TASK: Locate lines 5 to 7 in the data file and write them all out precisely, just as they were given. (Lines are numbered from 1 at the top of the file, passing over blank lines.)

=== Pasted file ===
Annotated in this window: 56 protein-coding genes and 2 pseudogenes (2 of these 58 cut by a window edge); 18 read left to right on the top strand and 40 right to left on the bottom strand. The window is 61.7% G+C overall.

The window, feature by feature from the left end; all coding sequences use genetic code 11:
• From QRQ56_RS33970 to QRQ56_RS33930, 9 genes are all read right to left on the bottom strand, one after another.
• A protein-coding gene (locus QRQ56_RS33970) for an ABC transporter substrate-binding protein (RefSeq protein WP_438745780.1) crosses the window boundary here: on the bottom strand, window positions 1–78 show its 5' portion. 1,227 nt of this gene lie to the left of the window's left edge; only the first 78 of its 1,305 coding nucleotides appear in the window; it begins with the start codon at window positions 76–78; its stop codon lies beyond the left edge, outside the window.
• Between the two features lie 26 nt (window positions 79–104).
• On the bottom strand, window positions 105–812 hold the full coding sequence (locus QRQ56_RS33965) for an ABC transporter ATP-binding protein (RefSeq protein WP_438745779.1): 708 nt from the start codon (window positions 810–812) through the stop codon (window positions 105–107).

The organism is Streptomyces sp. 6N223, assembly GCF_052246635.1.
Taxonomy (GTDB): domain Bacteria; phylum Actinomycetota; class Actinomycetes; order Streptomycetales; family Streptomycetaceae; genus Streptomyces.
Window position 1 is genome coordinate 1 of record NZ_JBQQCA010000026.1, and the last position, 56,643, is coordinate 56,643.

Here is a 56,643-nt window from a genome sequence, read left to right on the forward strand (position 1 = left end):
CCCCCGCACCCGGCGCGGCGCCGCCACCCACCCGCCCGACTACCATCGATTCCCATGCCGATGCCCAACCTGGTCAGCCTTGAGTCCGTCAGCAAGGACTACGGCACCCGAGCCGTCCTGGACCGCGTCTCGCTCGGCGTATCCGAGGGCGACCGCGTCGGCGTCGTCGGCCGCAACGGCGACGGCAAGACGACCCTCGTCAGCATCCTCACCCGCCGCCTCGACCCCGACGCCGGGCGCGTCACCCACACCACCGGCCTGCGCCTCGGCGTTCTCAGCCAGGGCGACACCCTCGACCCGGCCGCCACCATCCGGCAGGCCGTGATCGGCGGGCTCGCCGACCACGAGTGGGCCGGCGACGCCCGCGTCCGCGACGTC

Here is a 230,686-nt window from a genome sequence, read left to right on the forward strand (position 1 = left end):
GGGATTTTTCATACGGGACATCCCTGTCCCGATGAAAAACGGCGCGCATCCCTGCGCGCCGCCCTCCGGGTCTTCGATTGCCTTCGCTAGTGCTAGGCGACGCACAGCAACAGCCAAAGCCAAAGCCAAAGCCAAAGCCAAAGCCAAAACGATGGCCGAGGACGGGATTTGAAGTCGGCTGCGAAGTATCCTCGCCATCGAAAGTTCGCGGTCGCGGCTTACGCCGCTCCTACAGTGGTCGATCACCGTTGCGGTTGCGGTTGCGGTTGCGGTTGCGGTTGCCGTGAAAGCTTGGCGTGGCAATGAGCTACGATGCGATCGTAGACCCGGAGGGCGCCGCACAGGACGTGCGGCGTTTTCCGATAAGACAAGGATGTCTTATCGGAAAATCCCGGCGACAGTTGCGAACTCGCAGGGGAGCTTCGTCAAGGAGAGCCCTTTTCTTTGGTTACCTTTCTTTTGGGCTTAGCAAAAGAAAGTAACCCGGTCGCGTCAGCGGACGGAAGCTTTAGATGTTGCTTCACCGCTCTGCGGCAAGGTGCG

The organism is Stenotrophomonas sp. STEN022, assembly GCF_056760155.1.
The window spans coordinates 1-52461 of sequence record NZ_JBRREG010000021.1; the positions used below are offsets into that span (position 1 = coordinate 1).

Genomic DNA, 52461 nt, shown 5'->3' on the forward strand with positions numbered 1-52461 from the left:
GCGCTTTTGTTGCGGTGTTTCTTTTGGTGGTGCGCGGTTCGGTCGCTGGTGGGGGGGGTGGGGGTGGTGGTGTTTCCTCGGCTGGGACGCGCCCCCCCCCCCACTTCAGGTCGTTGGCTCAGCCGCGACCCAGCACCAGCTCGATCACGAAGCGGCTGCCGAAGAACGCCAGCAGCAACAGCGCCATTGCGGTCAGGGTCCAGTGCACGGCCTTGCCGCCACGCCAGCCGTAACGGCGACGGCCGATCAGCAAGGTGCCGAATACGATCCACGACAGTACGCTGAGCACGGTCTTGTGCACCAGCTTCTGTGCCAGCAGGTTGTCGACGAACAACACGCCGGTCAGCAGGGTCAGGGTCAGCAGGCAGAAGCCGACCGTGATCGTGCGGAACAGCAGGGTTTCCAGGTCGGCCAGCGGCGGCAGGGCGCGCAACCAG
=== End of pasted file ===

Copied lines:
• Between the two features lie 26 nt (window positions 79–104).
• On the bottom strand, window positions 105–812 hold the full coding sequence (locus QRQ56_RS33965) for an ABC transporter ATP-binding protein (RefSeq protein WP_438745779.1): 708 nt from the start codon (window positions 810–812) through the stop codon (window positions 105–107).

The organism is Streptomyces sp. 6N223, assembly GCF_052246635.1.